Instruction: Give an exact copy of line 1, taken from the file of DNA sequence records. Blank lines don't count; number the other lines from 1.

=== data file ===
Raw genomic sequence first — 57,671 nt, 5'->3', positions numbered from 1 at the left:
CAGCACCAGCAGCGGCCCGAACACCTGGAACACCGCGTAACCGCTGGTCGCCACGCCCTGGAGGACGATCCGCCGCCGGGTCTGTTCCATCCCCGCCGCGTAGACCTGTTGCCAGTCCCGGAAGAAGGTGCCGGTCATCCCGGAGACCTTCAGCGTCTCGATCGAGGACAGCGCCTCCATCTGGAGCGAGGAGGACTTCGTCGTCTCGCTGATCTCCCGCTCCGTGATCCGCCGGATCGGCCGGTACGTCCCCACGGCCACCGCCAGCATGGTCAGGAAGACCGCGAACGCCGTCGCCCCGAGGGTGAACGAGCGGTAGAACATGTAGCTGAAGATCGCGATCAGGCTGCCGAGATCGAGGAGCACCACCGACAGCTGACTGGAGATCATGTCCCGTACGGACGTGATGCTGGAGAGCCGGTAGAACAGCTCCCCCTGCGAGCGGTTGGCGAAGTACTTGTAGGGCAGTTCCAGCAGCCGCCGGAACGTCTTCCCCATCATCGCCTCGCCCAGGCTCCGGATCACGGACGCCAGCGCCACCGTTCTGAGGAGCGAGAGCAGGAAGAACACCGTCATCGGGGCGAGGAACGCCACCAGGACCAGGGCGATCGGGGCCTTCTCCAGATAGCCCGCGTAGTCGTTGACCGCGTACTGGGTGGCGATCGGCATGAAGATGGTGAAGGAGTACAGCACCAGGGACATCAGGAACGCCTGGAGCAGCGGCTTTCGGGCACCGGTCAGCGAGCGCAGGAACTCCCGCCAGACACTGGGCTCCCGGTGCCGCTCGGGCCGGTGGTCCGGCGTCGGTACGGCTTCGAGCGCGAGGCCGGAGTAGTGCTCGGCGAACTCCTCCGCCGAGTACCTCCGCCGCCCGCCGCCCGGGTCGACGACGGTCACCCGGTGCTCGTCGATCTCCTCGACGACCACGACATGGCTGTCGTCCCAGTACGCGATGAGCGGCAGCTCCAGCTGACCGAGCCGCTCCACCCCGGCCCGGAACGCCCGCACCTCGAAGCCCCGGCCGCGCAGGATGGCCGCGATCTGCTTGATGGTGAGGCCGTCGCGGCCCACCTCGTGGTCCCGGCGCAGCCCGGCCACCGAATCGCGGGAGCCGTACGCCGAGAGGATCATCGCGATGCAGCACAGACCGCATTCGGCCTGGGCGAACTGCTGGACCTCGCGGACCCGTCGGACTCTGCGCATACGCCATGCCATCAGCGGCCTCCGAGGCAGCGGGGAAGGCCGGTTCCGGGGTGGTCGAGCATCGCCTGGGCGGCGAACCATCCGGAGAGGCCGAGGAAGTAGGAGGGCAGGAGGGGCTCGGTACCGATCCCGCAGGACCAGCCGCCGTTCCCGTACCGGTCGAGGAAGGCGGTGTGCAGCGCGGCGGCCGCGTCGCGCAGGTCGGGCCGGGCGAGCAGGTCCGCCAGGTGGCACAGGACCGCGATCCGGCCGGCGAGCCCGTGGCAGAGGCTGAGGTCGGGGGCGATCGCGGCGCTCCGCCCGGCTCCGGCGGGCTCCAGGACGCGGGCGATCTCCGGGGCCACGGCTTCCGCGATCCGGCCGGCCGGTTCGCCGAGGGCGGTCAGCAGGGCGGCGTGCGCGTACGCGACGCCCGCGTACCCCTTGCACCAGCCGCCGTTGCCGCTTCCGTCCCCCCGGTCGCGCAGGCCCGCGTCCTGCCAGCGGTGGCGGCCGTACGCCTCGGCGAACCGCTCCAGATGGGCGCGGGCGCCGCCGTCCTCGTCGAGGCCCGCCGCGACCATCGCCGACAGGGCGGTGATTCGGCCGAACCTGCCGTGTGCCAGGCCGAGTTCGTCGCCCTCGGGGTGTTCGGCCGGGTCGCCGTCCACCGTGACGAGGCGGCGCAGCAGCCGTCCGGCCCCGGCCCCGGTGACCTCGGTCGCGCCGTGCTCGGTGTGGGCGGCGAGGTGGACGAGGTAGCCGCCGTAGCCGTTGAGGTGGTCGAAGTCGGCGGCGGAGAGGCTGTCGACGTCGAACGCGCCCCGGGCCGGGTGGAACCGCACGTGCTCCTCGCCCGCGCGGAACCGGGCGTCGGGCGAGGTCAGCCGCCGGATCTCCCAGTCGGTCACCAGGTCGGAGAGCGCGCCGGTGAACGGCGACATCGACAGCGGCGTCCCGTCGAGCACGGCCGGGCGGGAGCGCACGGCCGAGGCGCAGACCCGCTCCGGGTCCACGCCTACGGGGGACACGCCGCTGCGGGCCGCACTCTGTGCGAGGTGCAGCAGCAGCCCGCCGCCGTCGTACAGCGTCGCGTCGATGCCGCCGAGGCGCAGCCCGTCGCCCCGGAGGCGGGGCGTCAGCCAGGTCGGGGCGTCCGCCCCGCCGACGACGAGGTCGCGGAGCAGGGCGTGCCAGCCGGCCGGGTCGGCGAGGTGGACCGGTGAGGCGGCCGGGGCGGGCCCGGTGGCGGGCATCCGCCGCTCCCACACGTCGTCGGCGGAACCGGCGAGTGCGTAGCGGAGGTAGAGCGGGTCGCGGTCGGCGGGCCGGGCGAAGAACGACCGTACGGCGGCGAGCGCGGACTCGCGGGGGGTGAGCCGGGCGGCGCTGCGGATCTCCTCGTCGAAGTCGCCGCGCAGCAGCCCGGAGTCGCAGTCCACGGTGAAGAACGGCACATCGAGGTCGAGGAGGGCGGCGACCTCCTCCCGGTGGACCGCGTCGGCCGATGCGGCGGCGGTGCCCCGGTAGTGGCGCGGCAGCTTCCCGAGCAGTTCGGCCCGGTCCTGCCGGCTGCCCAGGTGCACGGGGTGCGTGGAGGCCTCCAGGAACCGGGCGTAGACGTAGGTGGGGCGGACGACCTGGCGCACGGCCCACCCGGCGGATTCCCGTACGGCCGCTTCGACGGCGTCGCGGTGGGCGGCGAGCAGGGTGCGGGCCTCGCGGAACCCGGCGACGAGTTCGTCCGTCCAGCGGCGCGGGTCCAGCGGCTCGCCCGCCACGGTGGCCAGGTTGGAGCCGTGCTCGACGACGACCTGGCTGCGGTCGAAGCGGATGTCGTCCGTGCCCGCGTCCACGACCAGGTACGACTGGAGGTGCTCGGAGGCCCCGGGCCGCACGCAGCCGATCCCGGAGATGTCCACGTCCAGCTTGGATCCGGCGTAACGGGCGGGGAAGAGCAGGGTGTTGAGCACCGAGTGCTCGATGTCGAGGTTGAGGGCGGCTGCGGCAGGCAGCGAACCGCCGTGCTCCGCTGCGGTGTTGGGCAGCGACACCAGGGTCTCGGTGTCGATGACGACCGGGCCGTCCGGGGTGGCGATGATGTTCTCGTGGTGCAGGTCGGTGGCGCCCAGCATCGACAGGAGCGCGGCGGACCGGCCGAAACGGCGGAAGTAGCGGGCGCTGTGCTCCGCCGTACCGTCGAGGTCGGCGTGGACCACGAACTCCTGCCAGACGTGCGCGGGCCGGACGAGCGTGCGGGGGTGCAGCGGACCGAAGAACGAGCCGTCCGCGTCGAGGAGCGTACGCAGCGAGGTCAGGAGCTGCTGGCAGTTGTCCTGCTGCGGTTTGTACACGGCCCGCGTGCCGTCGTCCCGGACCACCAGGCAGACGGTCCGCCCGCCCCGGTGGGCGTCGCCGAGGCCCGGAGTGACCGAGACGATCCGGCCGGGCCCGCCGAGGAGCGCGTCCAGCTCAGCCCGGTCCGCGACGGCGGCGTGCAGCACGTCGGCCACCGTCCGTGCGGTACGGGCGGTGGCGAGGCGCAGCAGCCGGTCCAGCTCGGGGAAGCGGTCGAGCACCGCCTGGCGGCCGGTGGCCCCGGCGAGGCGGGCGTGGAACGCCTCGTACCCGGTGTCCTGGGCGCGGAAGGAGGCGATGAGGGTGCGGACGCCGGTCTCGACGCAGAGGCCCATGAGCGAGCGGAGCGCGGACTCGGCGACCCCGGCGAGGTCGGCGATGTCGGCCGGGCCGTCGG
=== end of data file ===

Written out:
Raw genomic sequence first — 57,671 nt, 5'->3', positions numbered from 1 at the left: